As coronavirus cases have steadily increased over the past couple of weeks, it’s critical to discuss precautions that students, educators and parents can take to ensure students’ health and safety as they continue with in-person education and learning.

The Arizona Department of Health Services (ADHS) released its updated data-driven recommendations for safely returning to in-person instruction which include a detailed explanation of their benchmark data and lists two key components to safely opening school buildings for in-person instruction.

Lane Tassin, M.D., is the chief medical officer for FastMed’s Western Region.

First is the quality of the school’s “how” plan, or its mitigation plan outlining the strategies it intends to implement to reduce the risk of spreading COVID-19 on campus.

Second is the “when,” or the level of spread taking place within the community. The degree of spread occurring within the community and each school’s mitigation plan are key elements in determining when it’s safe to open school doors. The ADHS defines community spread levels with minimal, moderate, and substantial thresholds – with quickly understood thresholds of “green”, “yellow”, and “red.”

Within each threshold are three benchmarks: cases per 100,000 individuals, testing positivity percentage and reported COVID-like illness.


Less than 10 cases per 100,000 individuals, less than 5% testing positivity and less than 5% reported COVID-like illness falls in the minimal or “green” category and allows students to remain in traditional instructional environments.


Ten to 100 cases per 100,000 individuals, 5-10% testing positivity, and 5-10% reported COVID-like illness falls in the moderate or “yellow” category. Districts are advised to switch instruction methods to hybrid learning.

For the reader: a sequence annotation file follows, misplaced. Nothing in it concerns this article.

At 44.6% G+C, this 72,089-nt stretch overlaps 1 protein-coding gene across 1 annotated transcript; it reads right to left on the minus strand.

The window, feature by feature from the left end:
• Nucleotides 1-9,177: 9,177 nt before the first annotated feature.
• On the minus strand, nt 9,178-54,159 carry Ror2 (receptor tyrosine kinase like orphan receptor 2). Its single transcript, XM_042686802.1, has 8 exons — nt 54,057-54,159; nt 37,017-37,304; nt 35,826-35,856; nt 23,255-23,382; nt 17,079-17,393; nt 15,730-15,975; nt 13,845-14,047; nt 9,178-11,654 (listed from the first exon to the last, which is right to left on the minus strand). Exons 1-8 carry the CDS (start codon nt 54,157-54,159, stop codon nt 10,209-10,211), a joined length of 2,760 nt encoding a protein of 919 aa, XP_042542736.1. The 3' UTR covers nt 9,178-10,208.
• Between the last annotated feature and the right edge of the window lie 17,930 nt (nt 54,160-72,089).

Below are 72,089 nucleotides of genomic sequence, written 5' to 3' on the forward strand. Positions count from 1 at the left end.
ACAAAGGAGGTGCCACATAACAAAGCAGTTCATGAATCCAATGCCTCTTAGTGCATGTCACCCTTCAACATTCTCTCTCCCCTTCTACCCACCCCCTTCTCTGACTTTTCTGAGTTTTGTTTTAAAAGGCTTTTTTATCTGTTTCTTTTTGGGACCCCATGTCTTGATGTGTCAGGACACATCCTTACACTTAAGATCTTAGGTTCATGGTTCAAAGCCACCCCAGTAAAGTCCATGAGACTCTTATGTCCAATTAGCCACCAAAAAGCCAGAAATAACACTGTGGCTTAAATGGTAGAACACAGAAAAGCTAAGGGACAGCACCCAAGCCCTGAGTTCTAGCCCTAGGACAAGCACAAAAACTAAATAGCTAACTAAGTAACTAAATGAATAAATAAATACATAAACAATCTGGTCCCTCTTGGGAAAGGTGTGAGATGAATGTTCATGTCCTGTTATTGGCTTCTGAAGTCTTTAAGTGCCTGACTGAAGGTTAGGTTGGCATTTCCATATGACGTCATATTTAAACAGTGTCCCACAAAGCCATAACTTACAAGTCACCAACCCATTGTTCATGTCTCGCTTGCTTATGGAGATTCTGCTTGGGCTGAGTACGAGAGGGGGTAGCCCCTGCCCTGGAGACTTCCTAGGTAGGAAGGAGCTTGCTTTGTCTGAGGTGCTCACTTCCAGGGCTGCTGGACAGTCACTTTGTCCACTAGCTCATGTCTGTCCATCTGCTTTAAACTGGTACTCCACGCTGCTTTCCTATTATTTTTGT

More than 100 cases per 100,000 individuals, over 10% testing positivity and over 10% reported COVID-like illness falls in the substantial or “red” category. ADHS recommends moving from hybrid to completely online learning. However, the ADHS states that if any one of the three benchmarks moves to substantial or “red” for two or more weeks, districts should move to virtual learning.

While the nation’s rise in case numbers continues, there are several ways you can help steer your community away from the “red.”

Continue to maintain healthy environments and operations, promote behaviors that reduce the spread of infectious illness and prepare for when someone gets sick. Follow the basic CDC safety guidelines for protecting yourself and others. Wear a CDC approved mask, cover coughs and sneezes, wash and sanitize hands often, regularly clean and disinfect frequently touched items and surfaces, avoid close contact and monitor your family’s health – and your own – daily.

The ADHS continues to monitor the spread of COVID-19 closely. Comparing trends in students’ infection rates before and after the return to in-person school and other activities provides additional understanding about the infectivity of COVID-19.  As schools continue with traditional classroom environments, it’s vital for each of us, our friends, family and community members to do our part to help reduce the risk of spread in our community.


Lane Tassin, M.D., is the chief medical officer for FastMed’s Western Region. FastMed operates over 100 clinics in Arizona, Texas and North Carolina that provide a broad range of acute/episodic and preventive healthcare services 365 days a year. FastMed recently announced a joint venture with HonorHealth to operate 30 clinics in Arizona.